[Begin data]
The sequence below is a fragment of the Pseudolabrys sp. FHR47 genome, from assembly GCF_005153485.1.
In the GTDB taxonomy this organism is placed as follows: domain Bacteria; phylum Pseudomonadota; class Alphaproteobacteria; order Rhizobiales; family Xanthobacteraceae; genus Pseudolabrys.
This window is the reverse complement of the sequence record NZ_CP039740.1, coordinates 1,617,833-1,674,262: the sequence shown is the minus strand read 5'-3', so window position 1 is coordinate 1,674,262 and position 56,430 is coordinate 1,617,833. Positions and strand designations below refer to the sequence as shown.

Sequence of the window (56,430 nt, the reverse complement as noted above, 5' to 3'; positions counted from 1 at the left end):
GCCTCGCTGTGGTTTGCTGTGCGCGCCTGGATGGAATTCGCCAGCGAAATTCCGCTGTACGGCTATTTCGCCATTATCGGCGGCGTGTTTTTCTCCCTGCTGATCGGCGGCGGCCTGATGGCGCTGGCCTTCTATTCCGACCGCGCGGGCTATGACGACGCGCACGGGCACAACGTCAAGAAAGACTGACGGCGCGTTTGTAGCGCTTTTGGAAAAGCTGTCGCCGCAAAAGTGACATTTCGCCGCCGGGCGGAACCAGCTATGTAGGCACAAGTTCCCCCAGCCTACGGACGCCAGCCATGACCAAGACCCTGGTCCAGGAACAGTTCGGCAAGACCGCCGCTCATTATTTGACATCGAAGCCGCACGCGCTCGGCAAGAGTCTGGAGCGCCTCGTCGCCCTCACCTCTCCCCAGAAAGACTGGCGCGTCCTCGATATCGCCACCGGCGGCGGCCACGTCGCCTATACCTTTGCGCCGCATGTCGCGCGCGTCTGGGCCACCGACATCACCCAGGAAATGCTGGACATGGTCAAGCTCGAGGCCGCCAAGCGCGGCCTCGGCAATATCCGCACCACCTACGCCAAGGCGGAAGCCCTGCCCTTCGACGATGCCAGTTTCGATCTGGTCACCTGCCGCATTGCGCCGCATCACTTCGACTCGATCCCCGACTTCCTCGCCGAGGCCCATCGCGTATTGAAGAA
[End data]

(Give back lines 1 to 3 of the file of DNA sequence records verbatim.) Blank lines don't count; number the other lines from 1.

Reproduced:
The sequence below is a fragment of the Pseudolabrys sp. FHR47 genome, from assembly GCF_005153485.1.
In the GTDB taxonomy this organism is placed as follows: domain Bacteria; phylum Pseudomonadota; class Alphaproteobacteria; order Rhizobiales; family Xanthobacteraceae; genus Pseudolabrys.
This window is the reverse complement of the sequence record NZ_CP039740.1, coordinates 1,617,833-1,674,262: the sequence shown is the minus strand read 5'-3', so window position 1 is coordinate 1,674,262 and position 56,430 is coordinate 1,617,833. Positions and strand designations below refer to the sequence as shown.